Meteorologist Josh Fitzpatrick talks about the worst blizzard to impact the U.S. in history.

Many of you may remember the great blizzard of March 1993 which paralyzed our region with up to two feet of snow and snow drifts up to six feet high.  It was that storm that got me hooked on meteorology and is why I'm a meteorologist today. 

Before the 1993 "storm of the century" there was a similar storm during March of 1888 which was worse and it's known as the worst blizzard to ever impact the U.S. in history.

So what exactly makes a blizzard?  Well a winter storm must meet certain qualifications to be characterized as an official blizzard. In a blizzard, visibility is reduced to a quarter of a mile or less from falling and or blowing snow and the wind speed is at least thirty-five miles an hour for no less than three hours.

Blizzards have struck without warning throughout the history of the United States, killing hundreds, stranding thousands, and demonstrating nature's awesome power.  These ferocious storms are capable of paralyzing entire sections of the country even today.


Photo from NYC after the blizzard of 1888

The Blizzard of 1888 has been called "The Great White Hurricane", and for good reason. Starting on March 12th and ending on the 14th, this colossal blizzard left snow drifts in some places that were fifty feet high. The East Coast from Maryland to the Canadian Maritimes was absolutely brought to a stop by this blizzard. The existing telegraph system was destroyed, cutting the major cities off from the outside world for days. Two hundred ships were lost at sea or in harbors and over one hundred seaman perished. Fire stations could not get their apparatus out onto the street, so the fire damage alone was estimated to be more than twenty five million dollars. New York City saw a hundred people die and in all, four hundred met their end during this blizzard. Fifty inches of snow fell in parts of Massachusetts and Connecticut and the forty plus that blanketed New York caused the city to build their underground subway system to avoid future disasters such as this one.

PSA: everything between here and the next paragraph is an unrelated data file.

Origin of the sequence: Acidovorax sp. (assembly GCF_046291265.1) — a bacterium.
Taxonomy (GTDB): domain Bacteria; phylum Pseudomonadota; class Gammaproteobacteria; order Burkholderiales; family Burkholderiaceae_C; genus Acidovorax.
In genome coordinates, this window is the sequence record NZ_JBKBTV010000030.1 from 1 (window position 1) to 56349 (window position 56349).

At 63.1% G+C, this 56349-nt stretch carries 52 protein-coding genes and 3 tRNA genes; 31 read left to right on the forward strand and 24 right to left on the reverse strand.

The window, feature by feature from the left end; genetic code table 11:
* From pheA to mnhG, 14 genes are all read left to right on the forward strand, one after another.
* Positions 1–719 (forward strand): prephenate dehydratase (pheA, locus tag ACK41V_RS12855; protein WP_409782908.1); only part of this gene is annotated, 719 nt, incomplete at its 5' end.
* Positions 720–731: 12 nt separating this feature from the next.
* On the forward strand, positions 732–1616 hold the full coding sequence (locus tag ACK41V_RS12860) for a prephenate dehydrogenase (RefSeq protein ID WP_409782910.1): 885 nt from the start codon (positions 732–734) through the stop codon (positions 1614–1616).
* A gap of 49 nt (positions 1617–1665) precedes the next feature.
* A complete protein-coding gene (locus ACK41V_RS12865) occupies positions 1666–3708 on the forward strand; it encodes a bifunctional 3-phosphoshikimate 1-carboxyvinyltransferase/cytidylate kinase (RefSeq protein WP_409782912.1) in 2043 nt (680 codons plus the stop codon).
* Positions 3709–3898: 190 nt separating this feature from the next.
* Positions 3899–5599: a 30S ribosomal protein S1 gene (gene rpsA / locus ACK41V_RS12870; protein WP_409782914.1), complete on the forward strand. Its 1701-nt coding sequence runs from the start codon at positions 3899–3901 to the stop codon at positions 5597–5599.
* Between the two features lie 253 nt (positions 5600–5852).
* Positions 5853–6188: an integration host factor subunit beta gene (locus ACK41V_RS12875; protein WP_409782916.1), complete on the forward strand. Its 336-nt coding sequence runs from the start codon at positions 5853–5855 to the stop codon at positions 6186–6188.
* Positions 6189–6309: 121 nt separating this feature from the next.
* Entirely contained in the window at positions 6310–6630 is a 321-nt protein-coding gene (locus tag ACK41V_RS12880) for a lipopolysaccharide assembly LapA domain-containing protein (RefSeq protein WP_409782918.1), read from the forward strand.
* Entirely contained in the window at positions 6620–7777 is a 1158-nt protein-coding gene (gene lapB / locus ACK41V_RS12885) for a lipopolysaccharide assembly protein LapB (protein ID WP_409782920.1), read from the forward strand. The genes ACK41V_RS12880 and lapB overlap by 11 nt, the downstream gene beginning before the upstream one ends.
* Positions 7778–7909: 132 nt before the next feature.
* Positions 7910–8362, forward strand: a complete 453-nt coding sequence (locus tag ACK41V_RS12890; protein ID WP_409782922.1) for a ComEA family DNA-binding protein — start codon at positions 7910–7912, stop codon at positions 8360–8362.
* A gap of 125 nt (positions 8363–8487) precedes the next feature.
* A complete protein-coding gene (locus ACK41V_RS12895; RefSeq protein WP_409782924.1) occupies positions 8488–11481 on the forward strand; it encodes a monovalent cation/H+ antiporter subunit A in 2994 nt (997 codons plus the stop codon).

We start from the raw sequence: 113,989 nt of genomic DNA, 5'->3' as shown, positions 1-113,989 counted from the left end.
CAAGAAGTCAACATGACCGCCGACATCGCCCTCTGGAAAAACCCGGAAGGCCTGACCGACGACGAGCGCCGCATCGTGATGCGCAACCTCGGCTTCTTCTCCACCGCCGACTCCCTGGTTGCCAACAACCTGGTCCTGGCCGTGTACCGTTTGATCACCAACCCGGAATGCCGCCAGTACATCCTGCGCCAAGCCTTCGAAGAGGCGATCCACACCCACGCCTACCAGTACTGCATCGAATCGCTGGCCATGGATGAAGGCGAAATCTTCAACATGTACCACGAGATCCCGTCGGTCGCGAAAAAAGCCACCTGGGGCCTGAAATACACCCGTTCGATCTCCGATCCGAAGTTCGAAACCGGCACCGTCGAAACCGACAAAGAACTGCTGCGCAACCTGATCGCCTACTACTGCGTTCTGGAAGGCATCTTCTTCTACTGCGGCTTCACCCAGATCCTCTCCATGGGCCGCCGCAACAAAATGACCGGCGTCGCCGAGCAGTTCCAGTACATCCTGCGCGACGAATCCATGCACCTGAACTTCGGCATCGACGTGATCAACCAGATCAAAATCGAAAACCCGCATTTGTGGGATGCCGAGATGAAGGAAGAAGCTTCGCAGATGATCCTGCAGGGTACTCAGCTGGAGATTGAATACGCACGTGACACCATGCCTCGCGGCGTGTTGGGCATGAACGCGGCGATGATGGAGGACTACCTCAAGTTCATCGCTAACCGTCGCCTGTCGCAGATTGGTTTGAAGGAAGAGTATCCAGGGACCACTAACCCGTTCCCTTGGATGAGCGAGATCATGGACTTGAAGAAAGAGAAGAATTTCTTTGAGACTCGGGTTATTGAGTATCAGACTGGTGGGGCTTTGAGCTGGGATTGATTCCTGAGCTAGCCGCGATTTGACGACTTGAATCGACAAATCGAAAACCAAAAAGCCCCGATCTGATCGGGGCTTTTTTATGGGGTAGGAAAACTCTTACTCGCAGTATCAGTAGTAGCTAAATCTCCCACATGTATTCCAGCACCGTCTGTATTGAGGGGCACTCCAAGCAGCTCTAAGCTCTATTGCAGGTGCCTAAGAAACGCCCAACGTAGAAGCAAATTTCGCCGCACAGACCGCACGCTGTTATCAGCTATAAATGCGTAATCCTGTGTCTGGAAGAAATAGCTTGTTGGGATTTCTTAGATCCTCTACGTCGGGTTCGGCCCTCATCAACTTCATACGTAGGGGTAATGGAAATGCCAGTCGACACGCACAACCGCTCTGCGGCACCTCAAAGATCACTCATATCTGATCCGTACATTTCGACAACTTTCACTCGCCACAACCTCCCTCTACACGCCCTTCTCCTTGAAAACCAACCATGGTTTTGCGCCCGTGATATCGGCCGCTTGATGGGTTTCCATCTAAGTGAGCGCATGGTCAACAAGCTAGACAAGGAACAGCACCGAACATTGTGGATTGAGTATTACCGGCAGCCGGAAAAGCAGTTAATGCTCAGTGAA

Blizzards of this magnitude are rare.  The last time our region had a full blown, true blizzard was way back in January of 1996!  Do you think we're over due?

Share your blizzard stories, post them in the comment section below!  I would love to hear from you.

Thanks for reading!

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